Morale and Rallying. Still a bit of a bugbear here. I want better troops to be more resilient but I don't want units that never die, and I'm not keen on rosters and markers or morale tests. When I thought briefly that I could swing 6 stand units it was not an issue as each stand loss was not critical but I already know that some units will be 1 or 2 stands, especially in small games. So markers it is, just not sure yet how many. I'm leaning towards going back to tying the number of hits  per stand to the morale grade but may instead just go with a rally roll after a melee defeat to encourage players to close and chase the enemy off. Quality based saving throws is another option that I have not ruled out.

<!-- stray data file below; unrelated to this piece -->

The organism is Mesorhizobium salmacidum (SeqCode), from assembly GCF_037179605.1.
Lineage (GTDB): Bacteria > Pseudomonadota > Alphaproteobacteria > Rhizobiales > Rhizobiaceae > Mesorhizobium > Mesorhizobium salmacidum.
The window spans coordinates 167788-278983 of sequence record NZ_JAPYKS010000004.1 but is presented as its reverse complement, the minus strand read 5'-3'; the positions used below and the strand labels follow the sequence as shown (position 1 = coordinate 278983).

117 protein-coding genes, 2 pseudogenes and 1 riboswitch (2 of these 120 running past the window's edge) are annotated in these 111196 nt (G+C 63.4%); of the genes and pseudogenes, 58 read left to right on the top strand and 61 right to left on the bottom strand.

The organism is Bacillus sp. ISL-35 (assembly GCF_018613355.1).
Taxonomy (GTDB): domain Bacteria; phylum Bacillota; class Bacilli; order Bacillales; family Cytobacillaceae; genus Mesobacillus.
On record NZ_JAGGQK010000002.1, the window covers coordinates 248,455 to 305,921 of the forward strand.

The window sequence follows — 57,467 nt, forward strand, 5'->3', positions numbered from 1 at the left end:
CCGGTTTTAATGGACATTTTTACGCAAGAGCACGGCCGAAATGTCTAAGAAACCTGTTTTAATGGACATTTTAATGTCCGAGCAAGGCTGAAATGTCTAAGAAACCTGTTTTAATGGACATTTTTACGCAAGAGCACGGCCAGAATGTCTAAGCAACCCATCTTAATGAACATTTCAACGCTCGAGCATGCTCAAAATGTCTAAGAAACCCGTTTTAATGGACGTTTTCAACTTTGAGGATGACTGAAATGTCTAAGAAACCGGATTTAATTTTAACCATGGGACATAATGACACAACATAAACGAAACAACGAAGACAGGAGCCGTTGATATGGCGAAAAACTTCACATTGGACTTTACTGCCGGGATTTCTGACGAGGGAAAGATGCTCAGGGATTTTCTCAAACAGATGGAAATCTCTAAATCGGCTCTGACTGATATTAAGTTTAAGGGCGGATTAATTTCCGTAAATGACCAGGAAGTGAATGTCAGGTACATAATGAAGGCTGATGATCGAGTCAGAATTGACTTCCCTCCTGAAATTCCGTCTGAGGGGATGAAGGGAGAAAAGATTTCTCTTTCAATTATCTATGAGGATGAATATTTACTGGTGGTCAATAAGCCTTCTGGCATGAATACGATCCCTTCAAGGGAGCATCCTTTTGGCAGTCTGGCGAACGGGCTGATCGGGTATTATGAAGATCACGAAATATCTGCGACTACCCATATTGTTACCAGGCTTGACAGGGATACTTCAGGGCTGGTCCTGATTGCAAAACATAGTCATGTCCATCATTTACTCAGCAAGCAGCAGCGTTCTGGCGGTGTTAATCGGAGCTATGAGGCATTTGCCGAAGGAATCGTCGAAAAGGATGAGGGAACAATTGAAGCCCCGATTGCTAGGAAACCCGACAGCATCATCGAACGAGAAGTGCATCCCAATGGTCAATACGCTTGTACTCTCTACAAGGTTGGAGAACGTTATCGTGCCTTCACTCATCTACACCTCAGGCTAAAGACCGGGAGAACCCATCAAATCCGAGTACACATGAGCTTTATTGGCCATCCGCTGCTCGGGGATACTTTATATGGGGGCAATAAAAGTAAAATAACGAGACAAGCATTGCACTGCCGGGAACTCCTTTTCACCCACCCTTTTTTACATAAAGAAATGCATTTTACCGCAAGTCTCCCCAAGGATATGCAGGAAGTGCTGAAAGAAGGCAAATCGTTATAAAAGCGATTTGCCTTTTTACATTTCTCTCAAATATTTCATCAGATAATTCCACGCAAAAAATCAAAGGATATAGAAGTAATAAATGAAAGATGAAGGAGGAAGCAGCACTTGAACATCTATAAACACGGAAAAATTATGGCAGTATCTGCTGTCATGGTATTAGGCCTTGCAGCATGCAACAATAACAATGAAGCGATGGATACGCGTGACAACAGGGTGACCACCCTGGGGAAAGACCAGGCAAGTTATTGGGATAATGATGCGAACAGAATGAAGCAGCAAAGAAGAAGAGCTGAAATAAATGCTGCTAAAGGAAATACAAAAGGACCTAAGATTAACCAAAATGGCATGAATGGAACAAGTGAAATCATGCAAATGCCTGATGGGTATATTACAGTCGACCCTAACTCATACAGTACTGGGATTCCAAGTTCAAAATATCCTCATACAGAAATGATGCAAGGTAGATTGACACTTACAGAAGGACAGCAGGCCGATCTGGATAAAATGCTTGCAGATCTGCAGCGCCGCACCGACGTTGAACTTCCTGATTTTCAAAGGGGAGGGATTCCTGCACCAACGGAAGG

So, hopefully, I will get the table set up tonight and start playing an hour or so a day (avoiding the hottest parts of the day).

4 comments:

  1. Dear Ross,
    once again a tour de force of metacognitive thinking!
    I know that it complicates matters but I would like you to think about why real men give up the ghost and retreat from conflict in what gamers call a failed morale test. You mention that you would not have a morale test for fire but it strikes me that one of the failures of nerve that occurs in battle is the unwillingness to be destroyed by the enemy's fire. Units under artillery fire for the first time often suffer from this. And then we have the circumstance of the man who looks to his left an right and sees that his comrades no longer exist. In this mid-nineteenth century period, circa the ACW, did not units melt away when asked to stand and receive fire alone? I realize that a charge would certainly "clear the buggers out" but there were also cases when fire itself proved to be decisive. When I think about Pickett's Charge, it seems that many men simply lay down in the sunken pike and refused to advance no matter how inspiring were the words of their officers.